Sunday, April 26, 2015

Modifying a window air conditioner for precise temp control

When we put in the new kitchen,  we choose a single window air conditioner for climate control.  This particular model had both heading and cooling capabilities,  it seemed perfect...  Except for one minor flaw.  It will do hearing or cooling, but only one at a time.  It must be set to heat mode or cool mode,  but it won't automatically switch.  This presents a challenge to maintain a constant temp in a mostly unattended room intended for fermenting,  cheese aging ,  etc.  So finally I decided is time to change it.

What prompted this decision was a nice find..  We also need to expand our cheese capabilities and that requires more automatic cheese vats.  In finalizing plans to build these,  I ran across some really interesting digital thermostat controllers for incredibly cheap!  For about 15 bucks you can get a precise temp controller that not only does heat and cool,  but auto switches between those!
So...  I decided to add one to the window air unit in the kitchen /fermenting room /cheese cave.  Simple right?  Well...  Sort of.

My plan was to simply cut the wires to the heater and compressor,  to write then direct through the new controller.  I wanted to leave original functionality in place and have this as an add on.  So here we go!

First problem...  Find a wiring diagram.  Not easy!  Looking up the model number leaf to the sears parts website where there were no useful manuals,  no diagram.  But...  On one page I found a fuzzy tiny diagram that you could click on to order parts.  I downloaded it,  enlarged it with Windows paint,  and printed.  The keys were barely legible but with some effort I worked it out.  On.  Job one.

Next I tried to slide the air unit it to dismantle it.  Problem...  It was glued!  The installer had used foam insulation around the cracks and effectively glued it to the case.  Wouldn't budge and by this time I was running out of project time.  So..  Pause till I could get help from Bradley.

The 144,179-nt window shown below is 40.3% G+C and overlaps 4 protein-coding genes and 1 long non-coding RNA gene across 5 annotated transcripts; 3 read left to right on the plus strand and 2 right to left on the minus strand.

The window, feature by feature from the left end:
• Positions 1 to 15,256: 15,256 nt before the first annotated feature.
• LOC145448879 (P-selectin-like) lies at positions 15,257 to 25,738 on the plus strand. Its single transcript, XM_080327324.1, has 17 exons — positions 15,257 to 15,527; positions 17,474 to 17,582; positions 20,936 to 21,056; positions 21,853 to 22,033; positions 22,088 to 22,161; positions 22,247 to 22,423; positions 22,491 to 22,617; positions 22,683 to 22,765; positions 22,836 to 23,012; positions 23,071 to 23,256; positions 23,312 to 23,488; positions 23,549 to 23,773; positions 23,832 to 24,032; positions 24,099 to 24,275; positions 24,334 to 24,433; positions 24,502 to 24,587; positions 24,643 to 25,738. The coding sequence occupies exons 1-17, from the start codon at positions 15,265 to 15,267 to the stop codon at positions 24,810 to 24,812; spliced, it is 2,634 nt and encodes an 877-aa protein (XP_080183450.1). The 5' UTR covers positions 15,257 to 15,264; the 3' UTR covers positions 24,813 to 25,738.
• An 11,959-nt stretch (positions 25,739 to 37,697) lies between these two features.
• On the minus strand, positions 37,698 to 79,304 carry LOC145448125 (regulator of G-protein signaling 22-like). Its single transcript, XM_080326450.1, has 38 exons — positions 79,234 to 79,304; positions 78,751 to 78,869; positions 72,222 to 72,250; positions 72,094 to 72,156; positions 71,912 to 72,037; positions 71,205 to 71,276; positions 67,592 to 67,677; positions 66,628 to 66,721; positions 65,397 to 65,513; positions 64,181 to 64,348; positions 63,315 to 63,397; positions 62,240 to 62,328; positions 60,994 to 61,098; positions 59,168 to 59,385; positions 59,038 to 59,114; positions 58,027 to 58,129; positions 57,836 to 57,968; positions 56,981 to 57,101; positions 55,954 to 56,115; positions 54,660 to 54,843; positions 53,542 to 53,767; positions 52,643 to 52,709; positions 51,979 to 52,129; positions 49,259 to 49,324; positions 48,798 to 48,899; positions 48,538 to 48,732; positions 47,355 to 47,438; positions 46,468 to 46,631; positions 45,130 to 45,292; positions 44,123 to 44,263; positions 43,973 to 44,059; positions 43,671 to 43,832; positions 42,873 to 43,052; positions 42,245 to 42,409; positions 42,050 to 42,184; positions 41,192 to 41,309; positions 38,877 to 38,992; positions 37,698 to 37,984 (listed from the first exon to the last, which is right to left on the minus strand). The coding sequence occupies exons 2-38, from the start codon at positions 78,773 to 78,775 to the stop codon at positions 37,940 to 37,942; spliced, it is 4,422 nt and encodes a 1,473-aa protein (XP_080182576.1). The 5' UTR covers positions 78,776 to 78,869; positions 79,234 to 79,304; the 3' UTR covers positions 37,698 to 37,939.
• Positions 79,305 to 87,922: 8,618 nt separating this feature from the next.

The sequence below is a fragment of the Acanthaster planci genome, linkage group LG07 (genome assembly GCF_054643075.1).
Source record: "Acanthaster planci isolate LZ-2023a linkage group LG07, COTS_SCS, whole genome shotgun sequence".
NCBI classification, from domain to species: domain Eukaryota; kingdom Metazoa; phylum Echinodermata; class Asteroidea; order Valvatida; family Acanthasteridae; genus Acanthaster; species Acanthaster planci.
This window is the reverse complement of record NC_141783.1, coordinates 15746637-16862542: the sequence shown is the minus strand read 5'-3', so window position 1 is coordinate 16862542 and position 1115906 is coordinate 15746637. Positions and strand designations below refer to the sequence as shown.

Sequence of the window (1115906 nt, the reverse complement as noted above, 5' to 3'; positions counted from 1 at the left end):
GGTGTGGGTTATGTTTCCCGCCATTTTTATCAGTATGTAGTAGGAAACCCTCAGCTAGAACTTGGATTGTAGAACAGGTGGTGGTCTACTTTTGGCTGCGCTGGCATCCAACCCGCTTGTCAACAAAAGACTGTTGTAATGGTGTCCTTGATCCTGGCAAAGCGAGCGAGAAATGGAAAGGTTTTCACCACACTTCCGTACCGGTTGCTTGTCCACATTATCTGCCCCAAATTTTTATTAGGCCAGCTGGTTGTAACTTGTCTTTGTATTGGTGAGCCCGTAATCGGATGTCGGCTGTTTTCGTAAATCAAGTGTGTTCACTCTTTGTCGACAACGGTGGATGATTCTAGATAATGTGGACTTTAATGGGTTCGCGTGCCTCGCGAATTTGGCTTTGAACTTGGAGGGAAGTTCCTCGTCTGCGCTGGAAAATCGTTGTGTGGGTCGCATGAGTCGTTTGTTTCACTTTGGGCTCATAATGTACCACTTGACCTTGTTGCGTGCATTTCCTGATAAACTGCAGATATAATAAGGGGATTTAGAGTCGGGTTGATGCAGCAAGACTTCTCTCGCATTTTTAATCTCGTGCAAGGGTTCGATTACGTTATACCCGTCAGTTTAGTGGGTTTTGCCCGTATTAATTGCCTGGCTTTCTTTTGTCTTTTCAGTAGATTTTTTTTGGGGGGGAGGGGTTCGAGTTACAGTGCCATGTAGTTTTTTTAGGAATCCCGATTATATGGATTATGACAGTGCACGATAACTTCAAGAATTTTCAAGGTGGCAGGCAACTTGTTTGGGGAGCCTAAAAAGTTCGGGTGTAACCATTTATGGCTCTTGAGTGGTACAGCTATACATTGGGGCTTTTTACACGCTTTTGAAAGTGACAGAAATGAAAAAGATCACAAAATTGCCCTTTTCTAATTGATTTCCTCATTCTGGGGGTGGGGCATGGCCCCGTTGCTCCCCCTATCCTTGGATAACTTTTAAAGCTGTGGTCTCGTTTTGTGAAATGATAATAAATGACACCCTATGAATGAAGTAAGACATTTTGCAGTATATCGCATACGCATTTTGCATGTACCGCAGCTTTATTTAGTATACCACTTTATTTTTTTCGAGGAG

A few hours latter he had it lose,  not an easy task,  but ready to modify.  Ok.  Back to the project!
Interesting find..  Inside the cabinet is a very nice wiring diagram!  Ok..  Time wasted but no harm done.

Problem...  Checking the plate...  The compressor was within the limits of the new controller of 10 amp at 230 volts...  But the heater was twice that.  Past my comfort zone.! But at this point I had the unit dismantled already and unusable.  What to do...

I realized that I could just hook up the cooling through the new controller and user the existing control panel for heat!  Ok. That could work.   I worked out the wiring for that method.
After some effort wiring this all together...  Time to test.  Exciting!

Well...  Ok.  Problem.  It technically worked but....  The unit controller wad smart enough to turn off the fan when the heating element was off.  So when the extra controller turns on the compressor it runs but no air flow.  Hmmmm. 

Bottom Line is.. I ended up bypassing both coolling and heating relays on the control board, and running the line out to the new thermostat. That way, the air conditioner unit can be left on "fann only" and let the outside temp controller  control the heater and cooler as it needs to

That setup worked great! finally, the kitchen and fermenting room is held precisely at temperature, adjustable on one simple panel, and auto switching from heat to cool as necessary, and hte fan running constantly.

The only downside to this setup is that the outside ambient temp sensor is also bypassed, so the compressor could be engaged to cool when it is too cold outside to run properly.

Oh well, thats as close as I can get for now.

Here is a pic of the finished product:


  1. That's a pretty genius setup. Bet you guys could get a lot of efficiency out of this compared with other people's window units.

  2. I would say this is a job well done! Thank you for being so intricate with the details on how to get this done. I was thinking along the same lines of the end result but was not sure the steps I would need to take to get there. This posting has made it so much easier to finish.

    Jodi Bennett @ Marsh Heating